The Cat People Literary Elements

The Cat People Literary Elements


Jacques Tourneur

Leading Actors/Actresses

Simone Simon, Kent Smith

Supporting Actors/Actresses

Jane Randolph, Tom Conway






Saturn Award and Satellite Awards: Nominated for being part of Best DVD Collection

Date of Release

December 25, 1942


Val Lewton

Setting and Context

New York City, 1942

Narrator and Point of View

Objective limited omniscient though with primary thematic perspective of Irena.

Tone and Mood

The tone is ambiguous with the horror suggested rather than shown and with a conceptual foundation that the acts of violence perpetrated by Irena may be the result of her turning into a cat or they may be the result of a jealous woman driven to madness. The overall mood is one of restrained, yet consistently building dread which mimics Irena's repressed sexuality slowly rising too the surface of consciousness.

Protagonist and Antagonist

Protagonist: Irena. Antagonist: Dr. Judd

Major Conflict

Conflict about in Cat People. Irena is in conflict with the cat person inside trying to get out. Irena is also in conflict with Oliver because of her sexual frigidity. And, of course, there is the rivalry between Irena and Alice. The Major Conflict of the film, however, is between science and religion as an explanation for Irena's strange behavior.


The climax of the film arises directly from the major conflict as Dr. Judd unwisely puts the movies on Irena to test his psychological theory that she just needs a real man to unlock her sexuality...religion appears to enjoy a decided victory in this climax.


Irena handing the key to the panther cage to the zookeeper early in the film foreshadows the very ending when she uses the found key to make the suicidal decision to enter the cage.


The entire film is an example of understated horror. No actual attacks are ever shown and yet many scenes still have the power to create a tense emotional reaction in the viewer.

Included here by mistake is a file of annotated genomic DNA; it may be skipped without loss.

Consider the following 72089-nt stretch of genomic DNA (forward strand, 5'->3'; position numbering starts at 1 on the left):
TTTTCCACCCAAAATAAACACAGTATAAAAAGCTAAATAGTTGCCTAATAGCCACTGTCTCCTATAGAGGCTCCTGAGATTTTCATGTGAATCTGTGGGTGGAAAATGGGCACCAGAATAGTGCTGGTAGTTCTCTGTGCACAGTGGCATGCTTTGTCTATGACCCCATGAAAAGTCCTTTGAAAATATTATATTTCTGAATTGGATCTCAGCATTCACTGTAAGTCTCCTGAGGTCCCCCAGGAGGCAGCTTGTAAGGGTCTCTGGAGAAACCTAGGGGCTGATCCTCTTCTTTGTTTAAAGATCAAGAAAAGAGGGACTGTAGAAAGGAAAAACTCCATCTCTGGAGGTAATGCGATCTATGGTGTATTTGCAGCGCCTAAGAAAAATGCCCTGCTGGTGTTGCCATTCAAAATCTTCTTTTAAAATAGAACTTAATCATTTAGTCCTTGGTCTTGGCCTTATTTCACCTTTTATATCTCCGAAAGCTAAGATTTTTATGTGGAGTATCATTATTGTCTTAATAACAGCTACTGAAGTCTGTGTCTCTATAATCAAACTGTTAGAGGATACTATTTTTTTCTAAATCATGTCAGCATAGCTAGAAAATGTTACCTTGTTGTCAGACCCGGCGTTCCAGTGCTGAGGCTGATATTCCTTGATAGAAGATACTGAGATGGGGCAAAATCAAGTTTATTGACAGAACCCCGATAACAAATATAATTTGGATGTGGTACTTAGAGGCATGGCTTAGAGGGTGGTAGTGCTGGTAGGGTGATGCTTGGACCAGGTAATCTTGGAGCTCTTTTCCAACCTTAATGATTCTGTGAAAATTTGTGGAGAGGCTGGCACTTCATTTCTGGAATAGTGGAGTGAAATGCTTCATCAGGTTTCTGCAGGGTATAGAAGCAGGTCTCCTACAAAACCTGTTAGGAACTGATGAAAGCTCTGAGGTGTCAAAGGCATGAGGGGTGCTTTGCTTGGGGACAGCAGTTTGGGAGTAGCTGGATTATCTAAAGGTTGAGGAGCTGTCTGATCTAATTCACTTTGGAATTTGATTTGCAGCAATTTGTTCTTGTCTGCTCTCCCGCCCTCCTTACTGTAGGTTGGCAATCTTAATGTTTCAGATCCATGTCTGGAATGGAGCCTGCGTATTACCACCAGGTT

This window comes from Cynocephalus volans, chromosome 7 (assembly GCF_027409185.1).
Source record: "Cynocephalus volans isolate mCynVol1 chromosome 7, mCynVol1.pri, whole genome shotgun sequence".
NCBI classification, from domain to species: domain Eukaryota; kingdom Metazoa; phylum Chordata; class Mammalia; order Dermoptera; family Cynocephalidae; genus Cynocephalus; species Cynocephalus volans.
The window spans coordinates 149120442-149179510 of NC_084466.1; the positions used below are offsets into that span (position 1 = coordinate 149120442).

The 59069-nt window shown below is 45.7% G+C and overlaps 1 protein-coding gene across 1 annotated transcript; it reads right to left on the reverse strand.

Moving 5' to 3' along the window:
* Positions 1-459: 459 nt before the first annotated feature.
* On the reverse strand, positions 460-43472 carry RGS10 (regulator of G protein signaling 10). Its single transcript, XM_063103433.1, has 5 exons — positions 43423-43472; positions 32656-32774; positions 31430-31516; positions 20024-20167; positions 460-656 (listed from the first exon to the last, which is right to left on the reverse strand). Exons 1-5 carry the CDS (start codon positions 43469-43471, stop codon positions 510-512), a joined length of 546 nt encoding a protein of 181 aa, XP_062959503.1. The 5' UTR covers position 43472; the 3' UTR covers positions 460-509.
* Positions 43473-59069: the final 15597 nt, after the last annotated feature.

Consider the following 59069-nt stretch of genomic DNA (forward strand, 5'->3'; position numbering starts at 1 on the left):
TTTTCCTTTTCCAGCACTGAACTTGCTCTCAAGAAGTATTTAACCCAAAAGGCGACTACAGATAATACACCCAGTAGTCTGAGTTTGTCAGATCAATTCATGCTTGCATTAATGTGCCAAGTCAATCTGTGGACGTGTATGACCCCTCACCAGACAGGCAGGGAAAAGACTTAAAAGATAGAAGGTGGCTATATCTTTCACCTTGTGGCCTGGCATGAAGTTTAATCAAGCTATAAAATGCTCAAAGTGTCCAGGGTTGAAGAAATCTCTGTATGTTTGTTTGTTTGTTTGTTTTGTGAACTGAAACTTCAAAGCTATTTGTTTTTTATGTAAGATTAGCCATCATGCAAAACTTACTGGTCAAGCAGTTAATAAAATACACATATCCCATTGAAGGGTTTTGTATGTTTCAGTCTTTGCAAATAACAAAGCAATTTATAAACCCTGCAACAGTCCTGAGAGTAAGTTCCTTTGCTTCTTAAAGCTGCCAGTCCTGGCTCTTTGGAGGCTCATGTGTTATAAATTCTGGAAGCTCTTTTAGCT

Innovations in Filming or Lighting or Camera Techniques

The sound of the bus screeching to a halt that sounds like a big cat growling has gone on to create a film trope know as the "Lewton Bus" which is essentially symbolic of anything in a film which suddenly cuts the tension by its revelation to be something other--but somehow similar--to the thing which is instilling fear in a character.


In a way, the film is nothing but one along allusion to cats. Not only are cats alluded to through invented historical myth in Irena's story about Serbia's King John, but every cat attack is really just alluded to through shadows, sound effects and suggestive.


The greatest example of paradox associated with Cat People is actually from a production standpoint: the very lack of a budget which would have allowed the cat attack to be filmed less ambiguously enforced the need for shadowy ambiguity which is exactly what has made the movie such a classic.


The opening title is from the fictional book on psychology by the character of Dr. Judd while the end title is from the real poet John Donne and has to do with the concept of sin in the world, thus punctuating the parallels drawn throughout the film of the questionable character of science versus the authenticity of religious belief.

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